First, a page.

16 1No longer as a aslave, but 2above a slave, a 3beloved bbrother, especially to me, but how much more to you, 4both cin the flesh and in the Lord.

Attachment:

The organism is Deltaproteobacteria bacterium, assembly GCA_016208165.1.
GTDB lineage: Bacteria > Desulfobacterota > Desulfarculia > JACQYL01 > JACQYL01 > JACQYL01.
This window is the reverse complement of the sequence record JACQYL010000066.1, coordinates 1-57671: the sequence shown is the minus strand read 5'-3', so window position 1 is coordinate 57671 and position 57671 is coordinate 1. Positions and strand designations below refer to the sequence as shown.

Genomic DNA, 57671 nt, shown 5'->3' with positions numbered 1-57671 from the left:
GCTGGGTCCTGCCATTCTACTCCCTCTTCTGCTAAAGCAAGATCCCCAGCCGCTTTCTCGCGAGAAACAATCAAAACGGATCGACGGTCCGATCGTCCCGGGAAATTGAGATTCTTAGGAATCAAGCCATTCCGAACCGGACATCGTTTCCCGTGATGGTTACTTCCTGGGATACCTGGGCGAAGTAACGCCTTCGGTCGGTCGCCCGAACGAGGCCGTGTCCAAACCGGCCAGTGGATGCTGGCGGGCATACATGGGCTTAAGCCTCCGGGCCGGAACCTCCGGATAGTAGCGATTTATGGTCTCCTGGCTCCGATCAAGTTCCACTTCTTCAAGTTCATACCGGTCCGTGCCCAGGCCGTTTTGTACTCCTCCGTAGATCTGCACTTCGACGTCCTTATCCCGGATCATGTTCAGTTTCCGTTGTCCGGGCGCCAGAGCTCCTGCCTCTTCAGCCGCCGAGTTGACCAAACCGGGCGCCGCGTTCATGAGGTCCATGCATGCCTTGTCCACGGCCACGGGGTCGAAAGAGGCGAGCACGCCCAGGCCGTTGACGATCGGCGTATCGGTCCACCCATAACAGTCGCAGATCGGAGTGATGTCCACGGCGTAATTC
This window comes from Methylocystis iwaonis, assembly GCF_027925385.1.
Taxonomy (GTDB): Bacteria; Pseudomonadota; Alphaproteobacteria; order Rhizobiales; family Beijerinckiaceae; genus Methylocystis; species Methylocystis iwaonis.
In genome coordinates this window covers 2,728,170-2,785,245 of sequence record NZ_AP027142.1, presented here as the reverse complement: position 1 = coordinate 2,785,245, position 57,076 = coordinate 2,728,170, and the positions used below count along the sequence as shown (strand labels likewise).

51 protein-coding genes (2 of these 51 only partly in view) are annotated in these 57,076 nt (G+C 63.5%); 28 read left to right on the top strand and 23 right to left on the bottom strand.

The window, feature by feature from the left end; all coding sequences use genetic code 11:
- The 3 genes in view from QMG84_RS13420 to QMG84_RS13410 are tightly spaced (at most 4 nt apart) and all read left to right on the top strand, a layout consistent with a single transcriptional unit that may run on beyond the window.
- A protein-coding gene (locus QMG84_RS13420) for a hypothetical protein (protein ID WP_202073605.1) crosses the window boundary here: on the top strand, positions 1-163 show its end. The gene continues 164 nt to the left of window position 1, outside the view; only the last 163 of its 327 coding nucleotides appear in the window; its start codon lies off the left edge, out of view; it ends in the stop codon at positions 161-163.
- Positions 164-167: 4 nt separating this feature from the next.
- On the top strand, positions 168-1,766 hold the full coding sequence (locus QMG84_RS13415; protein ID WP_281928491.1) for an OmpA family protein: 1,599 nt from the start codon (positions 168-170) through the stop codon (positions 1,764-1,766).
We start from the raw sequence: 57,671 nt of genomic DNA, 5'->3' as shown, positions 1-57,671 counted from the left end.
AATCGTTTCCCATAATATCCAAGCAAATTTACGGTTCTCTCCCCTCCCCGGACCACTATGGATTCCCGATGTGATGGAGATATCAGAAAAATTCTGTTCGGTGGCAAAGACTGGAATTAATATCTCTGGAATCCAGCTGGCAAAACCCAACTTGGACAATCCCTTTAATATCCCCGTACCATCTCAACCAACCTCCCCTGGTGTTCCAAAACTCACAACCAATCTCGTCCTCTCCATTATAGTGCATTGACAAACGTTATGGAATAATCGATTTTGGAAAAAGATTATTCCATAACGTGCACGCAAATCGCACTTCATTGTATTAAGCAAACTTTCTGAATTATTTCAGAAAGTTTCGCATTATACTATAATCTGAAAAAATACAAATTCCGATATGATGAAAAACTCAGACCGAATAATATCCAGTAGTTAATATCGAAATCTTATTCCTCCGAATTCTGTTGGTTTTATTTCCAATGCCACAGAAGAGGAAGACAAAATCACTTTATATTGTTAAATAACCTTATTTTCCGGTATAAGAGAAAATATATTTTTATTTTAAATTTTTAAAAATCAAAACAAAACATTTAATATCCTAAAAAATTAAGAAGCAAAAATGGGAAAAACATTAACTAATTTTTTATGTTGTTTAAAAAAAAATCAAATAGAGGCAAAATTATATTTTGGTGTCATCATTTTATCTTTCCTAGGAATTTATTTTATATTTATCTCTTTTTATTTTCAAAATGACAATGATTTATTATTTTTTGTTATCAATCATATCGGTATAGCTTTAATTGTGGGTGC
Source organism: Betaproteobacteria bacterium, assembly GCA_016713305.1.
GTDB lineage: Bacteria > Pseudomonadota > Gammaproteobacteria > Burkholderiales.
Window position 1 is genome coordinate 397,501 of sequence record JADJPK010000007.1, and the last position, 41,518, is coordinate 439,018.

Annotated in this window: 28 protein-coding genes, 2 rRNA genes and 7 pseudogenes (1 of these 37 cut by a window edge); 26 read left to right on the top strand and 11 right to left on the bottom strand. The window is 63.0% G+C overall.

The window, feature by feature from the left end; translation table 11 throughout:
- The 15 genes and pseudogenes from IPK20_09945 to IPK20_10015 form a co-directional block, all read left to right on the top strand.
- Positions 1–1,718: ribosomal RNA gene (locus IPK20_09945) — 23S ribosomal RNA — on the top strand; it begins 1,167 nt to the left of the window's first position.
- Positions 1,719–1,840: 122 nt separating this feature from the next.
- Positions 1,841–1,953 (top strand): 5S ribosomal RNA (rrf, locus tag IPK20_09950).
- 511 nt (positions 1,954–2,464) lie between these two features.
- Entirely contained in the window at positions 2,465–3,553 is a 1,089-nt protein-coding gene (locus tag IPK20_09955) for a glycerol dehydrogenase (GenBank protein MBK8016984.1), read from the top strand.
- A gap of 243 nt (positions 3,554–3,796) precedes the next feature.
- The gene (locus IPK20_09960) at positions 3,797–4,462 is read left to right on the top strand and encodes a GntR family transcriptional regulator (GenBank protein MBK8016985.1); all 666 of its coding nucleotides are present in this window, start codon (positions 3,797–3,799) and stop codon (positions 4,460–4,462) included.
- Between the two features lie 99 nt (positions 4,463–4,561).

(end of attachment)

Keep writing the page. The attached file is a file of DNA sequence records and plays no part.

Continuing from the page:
161 This short Epistle serves the special purpose of showing us the equality, in God's eternal life and divine love, of all the members in the Body of Christ. In the semisavage age of Paul, the life of Christ had annulled, among the believers, the strong institution of slavery. Since the sentiment of the love of the Christian fellowship was so powerful and prevailing that the evil social order among fallen mankind was spontaneously ignored, any need for institutional emancipation was obviated. Because of the divine birth and because they were living by the divine life, all the believers in Christ had equal status in the church, which was the new man in Christ and in which there was no discrimination between free and bond (Col. 3:10-11). This was based on three facts: (1) Christ's death on the cross abolished the ordinances of the different ways of life, for the creating of the one new man (Eph. 2:15); (2) we all were baptized into Christ and were made one in Him without any differences (Gal. 3:27-28); and (3) in the new man Christ is all and in all (Col. 3:11). Such a life with such a love in equal fellowship is well able to maintain good order in the church (in Titus), carry out God's economy concerning the church (in 1 Timothy), and stand against the tide of the church's decline (in 2 Timothy). It is of the Lord's sovereignty that in the arrangement of the New Testament this Epistle was positioned after the three preceding books.